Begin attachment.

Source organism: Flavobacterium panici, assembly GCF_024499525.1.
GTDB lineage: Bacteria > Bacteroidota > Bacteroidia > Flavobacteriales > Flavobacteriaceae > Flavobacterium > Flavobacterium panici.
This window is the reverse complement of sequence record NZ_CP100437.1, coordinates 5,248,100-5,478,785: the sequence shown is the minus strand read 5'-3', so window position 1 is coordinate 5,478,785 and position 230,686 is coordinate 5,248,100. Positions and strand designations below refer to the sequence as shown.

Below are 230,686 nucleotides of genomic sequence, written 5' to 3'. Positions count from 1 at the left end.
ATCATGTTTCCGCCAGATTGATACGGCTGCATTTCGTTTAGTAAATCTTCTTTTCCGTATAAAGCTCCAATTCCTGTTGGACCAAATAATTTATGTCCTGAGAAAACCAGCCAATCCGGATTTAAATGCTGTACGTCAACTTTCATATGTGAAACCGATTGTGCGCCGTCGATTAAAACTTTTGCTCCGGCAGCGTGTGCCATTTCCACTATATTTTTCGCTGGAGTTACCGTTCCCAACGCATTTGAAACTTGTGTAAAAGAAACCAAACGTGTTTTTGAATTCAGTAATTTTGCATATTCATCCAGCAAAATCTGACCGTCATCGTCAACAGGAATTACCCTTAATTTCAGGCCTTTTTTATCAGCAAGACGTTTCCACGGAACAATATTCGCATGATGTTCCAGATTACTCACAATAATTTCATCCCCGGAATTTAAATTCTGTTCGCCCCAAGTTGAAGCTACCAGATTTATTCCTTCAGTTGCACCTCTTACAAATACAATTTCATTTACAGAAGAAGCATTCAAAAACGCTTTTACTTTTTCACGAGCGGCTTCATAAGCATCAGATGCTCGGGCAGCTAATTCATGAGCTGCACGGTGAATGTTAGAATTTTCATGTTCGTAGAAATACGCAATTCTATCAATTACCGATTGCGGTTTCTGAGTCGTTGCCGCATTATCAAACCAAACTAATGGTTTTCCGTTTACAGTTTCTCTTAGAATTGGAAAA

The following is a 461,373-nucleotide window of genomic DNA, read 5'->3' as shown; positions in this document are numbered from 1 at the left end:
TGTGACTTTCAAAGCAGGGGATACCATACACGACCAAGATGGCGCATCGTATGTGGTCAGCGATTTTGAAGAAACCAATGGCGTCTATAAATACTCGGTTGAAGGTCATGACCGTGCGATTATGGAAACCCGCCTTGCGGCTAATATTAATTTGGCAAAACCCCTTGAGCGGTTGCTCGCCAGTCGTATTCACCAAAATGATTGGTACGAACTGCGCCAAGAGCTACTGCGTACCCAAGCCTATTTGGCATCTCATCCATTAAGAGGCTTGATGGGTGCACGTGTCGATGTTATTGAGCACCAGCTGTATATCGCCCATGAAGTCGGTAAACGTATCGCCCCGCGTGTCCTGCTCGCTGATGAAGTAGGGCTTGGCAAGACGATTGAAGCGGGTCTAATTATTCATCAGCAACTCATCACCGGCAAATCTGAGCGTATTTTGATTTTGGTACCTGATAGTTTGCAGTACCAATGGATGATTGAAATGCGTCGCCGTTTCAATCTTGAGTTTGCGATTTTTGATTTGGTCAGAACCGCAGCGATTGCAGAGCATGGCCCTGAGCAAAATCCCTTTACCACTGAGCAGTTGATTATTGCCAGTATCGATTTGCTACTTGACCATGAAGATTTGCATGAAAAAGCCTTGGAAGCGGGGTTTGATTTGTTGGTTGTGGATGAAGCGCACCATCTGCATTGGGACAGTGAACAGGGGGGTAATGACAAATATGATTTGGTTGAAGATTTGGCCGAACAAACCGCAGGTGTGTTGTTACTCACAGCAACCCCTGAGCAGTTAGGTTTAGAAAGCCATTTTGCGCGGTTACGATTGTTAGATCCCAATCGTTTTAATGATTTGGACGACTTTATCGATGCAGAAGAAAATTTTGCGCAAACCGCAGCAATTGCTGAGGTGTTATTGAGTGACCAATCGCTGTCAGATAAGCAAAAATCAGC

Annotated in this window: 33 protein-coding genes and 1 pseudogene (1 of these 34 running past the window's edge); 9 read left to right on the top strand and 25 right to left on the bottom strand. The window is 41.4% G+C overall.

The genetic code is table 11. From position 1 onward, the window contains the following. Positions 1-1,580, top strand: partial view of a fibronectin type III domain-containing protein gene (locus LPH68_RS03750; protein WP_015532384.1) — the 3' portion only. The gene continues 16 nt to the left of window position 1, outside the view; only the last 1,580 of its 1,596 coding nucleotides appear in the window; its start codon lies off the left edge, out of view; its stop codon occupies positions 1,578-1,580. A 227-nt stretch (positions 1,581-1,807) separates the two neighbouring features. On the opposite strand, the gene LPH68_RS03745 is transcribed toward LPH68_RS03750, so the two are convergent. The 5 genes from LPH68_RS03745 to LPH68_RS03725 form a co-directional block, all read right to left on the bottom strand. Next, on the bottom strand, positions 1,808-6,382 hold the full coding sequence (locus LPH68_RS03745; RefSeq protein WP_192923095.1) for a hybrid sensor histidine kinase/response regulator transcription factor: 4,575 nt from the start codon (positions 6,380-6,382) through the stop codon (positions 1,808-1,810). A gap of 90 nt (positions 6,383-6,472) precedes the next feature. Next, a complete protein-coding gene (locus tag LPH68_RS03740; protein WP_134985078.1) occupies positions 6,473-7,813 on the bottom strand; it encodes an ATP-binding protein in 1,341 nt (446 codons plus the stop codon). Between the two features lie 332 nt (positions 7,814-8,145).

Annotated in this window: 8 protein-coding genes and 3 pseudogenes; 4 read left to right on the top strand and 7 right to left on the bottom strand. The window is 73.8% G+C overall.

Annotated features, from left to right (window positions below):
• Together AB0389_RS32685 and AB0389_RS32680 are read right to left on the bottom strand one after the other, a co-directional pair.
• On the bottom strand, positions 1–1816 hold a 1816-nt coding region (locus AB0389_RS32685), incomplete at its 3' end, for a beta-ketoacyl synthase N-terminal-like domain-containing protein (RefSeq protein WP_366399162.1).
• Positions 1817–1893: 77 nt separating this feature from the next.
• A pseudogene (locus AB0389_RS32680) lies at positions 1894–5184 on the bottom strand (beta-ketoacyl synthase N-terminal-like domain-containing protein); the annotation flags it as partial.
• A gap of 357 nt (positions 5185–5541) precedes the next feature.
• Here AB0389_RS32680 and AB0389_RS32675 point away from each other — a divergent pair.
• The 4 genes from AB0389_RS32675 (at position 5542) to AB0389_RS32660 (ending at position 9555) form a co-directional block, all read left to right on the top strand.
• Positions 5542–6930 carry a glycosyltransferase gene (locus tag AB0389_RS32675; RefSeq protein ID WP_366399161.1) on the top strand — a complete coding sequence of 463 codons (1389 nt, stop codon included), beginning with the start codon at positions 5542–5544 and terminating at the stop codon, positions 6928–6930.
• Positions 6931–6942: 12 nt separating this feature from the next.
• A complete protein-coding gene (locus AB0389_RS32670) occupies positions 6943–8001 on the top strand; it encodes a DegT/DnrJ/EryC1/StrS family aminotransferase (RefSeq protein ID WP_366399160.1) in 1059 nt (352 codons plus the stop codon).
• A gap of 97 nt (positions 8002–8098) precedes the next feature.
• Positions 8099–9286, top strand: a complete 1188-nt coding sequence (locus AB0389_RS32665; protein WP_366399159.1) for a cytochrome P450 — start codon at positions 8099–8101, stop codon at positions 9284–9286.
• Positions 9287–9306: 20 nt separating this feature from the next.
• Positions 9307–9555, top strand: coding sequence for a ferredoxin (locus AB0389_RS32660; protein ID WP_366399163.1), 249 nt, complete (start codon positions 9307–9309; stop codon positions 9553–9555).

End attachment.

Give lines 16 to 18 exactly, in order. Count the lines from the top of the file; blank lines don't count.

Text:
• A gap of 357 nt (positions 5185–5541) precedes the next feature.
• Here AB0389_RS32680 and AB0389_RS32675 point away from each other — a divergent pair.
• The 4 genes from AB0389_RS32675 (at position 5542) to AB0389_RS32660 (ending at position 9555) form a co-directional block, all read left to right on the top strand.